John Nosta: THINKOLOGY The Intersection of Thought, Creativity and Inspiration

27Dec/113

The Big Think: The Future of Healthcare–Top 10 Trends That Are Changing Medicine

Healthcare is changing.  Changing radically and driven by powerful forces of cost, technology and consumer empowerment.

Here's what you can look for:

1.  The electronic medical record.  All your health records will soon be stored electronically.  The don't live in a file at the doctor's office, radiologist or hospital anymore.  This "instantly accessible" tool will be a significant advance for care anywhere YOU may be.  Further, the emergence of the EMR will help drive superior care and less medical errors as computers can flag potential problems.

2.  The clinical cloud.  It's no longer only your music that will be downloadable.  But soon, your health record will be digital and follow you.  You CAT scan and ECG are a click away for any necessary viewing.

3. Retail Medicine.  Yep, it's already there.  But the medi-clinics on the corner will be replaced by chain-style medical offices that will appear in your local mall or big box store.  Even retail pharmacies will expand their service to include some medical care.

4. Smart phone monitoring.  Your smart phone will monitor your ECG, blood sugar, sleep patterns (to name a few) and alert you and your doctor when there's a problem.  It will track and record these trends and offer valuable diagnostic information.

5.  Expert engagement at a distance.  Distance is no longer an issue.  With video engagement and the medical cloud at hand, difficult (and even simple) cases can be evaluated by experts around the world.  Even surgical procedures by physicians thousands of miles away--with the help of robotic.

6.  Implantable devices.  Pain, depression, and common conditions that are generally treated with pills will be successfully managed with implantable devices that use both drugs and electric current to stimulate and normalize conditions with less toxicity and superior long-term management.

7. On-line office visits.  At-home diagnostic tools and data transfer to a physician's office will reduce the need for an actual office visit.  Video conferencing and these diagnostic tools will provide an accurate assessment, care and risk-management.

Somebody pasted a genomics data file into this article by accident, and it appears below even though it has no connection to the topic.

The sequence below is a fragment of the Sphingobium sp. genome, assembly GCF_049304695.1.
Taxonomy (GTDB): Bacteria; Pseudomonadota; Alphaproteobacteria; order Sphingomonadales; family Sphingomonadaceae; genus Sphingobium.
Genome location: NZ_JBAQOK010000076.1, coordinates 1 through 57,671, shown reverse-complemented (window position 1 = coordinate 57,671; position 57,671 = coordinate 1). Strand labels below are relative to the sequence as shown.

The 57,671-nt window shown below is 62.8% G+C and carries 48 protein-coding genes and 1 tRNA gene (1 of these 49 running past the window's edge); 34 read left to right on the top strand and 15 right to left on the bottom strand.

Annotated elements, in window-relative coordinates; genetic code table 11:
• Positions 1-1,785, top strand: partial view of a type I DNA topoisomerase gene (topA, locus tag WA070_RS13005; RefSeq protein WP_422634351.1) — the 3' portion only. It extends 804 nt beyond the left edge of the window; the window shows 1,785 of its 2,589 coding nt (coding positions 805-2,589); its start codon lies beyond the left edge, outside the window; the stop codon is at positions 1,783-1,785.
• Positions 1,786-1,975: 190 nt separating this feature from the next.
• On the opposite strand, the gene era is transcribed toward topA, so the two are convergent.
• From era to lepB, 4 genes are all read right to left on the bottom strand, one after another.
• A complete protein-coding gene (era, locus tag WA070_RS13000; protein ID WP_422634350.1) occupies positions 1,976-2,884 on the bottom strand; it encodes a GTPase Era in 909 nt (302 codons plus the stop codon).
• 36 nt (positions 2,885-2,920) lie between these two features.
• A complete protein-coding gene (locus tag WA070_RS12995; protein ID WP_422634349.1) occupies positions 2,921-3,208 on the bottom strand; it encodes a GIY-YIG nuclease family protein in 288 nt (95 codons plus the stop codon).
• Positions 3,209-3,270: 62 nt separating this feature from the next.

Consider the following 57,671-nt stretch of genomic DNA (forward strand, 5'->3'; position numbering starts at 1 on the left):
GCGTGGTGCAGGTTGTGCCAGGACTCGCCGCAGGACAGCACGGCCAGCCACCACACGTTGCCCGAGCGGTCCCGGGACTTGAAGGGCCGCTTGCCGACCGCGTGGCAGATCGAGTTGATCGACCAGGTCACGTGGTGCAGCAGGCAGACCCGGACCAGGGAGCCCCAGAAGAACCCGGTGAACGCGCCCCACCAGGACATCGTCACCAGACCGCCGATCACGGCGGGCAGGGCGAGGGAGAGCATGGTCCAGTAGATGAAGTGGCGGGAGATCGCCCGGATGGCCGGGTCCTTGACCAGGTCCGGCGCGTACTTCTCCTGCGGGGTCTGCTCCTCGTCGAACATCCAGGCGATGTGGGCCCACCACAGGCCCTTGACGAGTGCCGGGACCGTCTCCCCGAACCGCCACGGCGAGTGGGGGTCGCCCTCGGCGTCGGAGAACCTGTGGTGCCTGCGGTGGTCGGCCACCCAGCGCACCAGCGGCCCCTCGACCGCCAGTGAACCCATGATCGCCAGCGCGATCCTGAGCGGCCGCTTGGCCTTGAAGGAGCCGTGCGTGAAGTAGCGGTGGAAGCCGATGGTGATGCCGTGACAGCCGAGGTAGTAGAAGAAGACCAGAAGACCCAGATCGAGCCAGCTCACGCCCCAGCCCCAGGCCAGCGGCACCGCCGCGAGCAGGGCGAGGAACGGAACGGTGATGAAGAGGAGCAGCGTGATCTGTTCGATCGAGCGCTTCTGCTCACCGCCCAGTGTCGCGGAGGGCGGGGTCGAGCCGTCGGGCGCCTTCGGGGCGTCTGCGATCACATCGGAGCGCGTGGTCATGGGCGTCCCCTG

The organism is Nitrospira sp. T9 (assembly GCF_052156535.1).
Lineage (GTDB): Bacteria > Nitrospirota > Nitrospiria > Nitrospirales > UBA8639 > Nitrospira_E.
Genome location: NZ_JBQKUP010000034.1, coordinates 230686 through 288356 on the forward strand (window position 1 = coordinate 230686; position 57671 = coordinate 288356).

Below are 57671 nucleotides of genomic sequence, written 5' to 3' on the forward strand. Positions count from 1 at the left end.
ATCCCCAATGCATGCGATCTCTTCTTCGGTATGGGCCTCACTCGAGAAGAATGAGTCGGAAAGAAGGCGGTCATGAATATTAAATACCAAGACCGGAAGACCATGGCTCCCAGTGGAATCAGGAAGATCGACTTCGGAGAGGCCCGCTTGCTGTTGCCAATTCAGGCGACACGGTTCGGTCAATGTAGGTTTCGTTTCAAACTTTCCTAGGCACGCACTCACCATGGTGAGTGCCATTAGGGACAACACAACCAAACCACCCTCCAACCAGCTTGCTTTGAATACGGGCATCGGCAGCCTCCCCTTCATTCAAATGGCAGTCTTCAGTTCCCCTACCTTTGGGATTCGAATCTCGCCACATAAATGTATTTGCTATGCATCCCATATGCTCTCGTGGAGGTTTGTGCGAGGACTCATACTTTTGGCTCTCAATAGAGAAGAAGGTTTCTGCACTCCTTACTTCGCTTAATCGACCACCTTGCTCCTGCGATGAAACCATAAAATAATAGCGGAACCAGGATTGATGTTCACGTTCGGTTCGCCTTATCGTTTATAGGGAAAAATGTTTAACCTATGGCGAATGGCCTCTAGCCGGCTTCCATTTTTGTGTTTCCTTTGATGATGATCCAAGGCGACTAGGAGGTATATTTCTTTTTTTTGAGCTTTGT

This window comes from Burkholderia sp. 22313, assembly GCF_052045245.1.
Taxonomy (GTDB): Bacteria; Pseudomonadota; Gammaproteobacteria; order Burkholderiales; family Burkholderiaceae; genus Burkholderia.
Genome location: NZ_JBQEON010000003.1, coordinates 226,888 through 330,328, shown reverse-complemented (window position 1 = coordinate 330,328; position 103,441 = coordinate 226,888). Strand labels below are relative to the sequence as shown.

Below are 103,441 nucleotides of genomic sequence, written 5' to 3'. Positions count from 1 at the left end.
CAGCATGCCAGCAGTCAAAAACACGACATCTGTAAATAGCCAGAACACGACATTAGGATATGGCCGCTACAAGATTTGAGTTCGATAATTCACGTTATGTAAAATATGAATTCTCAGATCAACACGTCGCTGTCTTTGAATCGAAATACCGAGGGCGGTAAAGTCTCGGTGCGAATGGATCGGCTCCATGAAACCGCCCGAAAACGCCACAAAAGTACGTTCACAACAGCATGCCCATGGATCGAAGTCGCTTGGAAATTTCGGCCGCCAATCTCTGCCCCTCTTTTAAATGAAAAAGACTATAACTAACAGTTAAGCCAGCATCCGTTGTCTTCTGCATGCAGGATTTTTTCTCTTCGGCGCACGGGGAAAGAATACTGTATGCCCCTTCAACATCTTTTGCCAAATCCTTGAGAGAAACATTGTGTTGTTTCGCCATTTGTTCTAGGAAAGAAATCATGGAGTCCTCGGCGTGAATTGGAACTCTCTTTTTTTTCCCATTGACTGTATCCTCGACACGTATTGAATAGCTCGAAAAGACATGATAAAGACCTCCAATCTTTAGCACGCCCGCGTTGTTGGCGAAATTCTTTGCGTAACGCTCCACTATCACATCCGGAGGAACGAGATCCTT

8.  The patient-doctor.  The empowered patient will learn to make informed decisions based upon new at-home tools and techniques.  We will measure our own blood chemistries and take and transmit our ECG's.  Our actions, guided by experts will allow us to be engaged and informed.

9.  Value driven intervention.  Cost will emerge as a key factor in care.  And value will be an important element.  Patients will be rewarded for seeking cost-effective care and value seekers "shop around" procedures like CAT scans on the basis of technology and cost.  Long gone will be the day of having a complex test without knowing or caring about the price.

10. The vanishing private practice.  The economics of medicine are squeezing the solo practitioner.    Seeing "your" doctor at Wal-Mart may be more likely than that small practice in your home town.

  • http://www.heathrowmedical.com Heathrow medical

    Thanks for the post.
    It was really helpful to solve my confusion.

    Occupational Medicine

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  • http://blog.cullmanndesign.com Chris Cullmann

    Nice list. I think managed care is going to drive a lot of change this year-your #10: the vanishing private practice is a point to go hand-in-hand with a managed care situation that will change the way that physicians, big and small, will interface with patients. The treatment, kinds of meds, even the length of an office visit will be driven by medium and small practice insurance policy. Another great post John!

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  • Mary O’Donnell

    Very intuitive list and is very factual based. I only missed seeing the individual genome medication and diagnosis (espcially in the oncology field) mentioned.

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